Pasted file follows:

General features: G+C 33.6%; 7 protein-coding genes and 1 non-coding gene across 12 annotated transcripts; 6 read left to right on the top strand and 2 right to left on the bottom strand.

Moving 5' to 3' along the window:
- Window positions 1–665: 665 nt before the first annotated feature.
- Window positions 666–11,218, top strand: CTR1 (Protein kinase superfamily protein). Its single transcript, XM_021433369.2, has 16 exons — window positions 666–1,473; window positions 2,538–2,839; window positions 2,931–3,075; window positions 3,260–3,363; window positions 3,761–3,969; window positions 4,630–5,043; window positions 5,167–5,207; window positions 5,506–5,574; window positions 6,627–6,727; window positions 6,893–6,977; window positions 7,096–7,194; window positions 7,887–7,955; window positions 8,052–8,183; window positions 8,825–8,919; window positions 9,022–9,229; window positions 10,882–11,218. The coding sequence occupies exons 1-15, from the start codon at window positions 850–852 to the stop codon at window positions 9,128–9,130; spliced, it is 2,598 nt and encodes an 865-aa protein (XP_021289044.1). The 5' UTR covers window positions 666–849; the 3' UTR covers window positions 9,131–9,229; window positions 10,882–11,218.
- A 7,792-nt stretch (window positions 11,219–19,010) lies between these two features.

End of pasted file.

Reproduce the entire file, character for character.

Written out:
General features: G+C 33.6%; 7 protein-coding genes and 1 non-coding gene across 12 annotated transcripts; 6 read left to right on the top strand and 2 right to left on the bottom strand.

Moving 5' to 3' along the window:
- Window positions 1–665: 665 nt before the first annotated feature.
- Window positions 666–11,218, top strand: CTR1 (Protein kinase superfamily protein). Its single transcript, XM_021433369.2, has 16 exons — window positions 666–1,473; window positions 2,538–2,839; window positions 2,931–3,075; window positions 3,260–3,363; window positions 3,761–3,969; window positions 4,630–5,043; window positions 5,167–5,207; window positions 5,506–5,574; window positions 6,627–6,727; window positions 6,893–6,977; window positions 7,096–7,194; window positions 7,887–7,955; window positions 8,052–8,183; window positions 8,825–8,919; window positions 9,022–9,229; window positions 10,882–11,218. The coding sequence occupies exons 1-15, from the start codon at window positions 850–852 to the stop codon at window positions 9,128–9,130; spliced, it is 2,598 nt and encodes an 865-aa protein (XP_021289044.1). The 5' UTR covers window positions 666–849; the 3' UTR covers window positions 9,131–9,229; window positions 10,882–11,218.
- A 7,792-nt stretch (window positions 11,219–19,010) lies between these two features.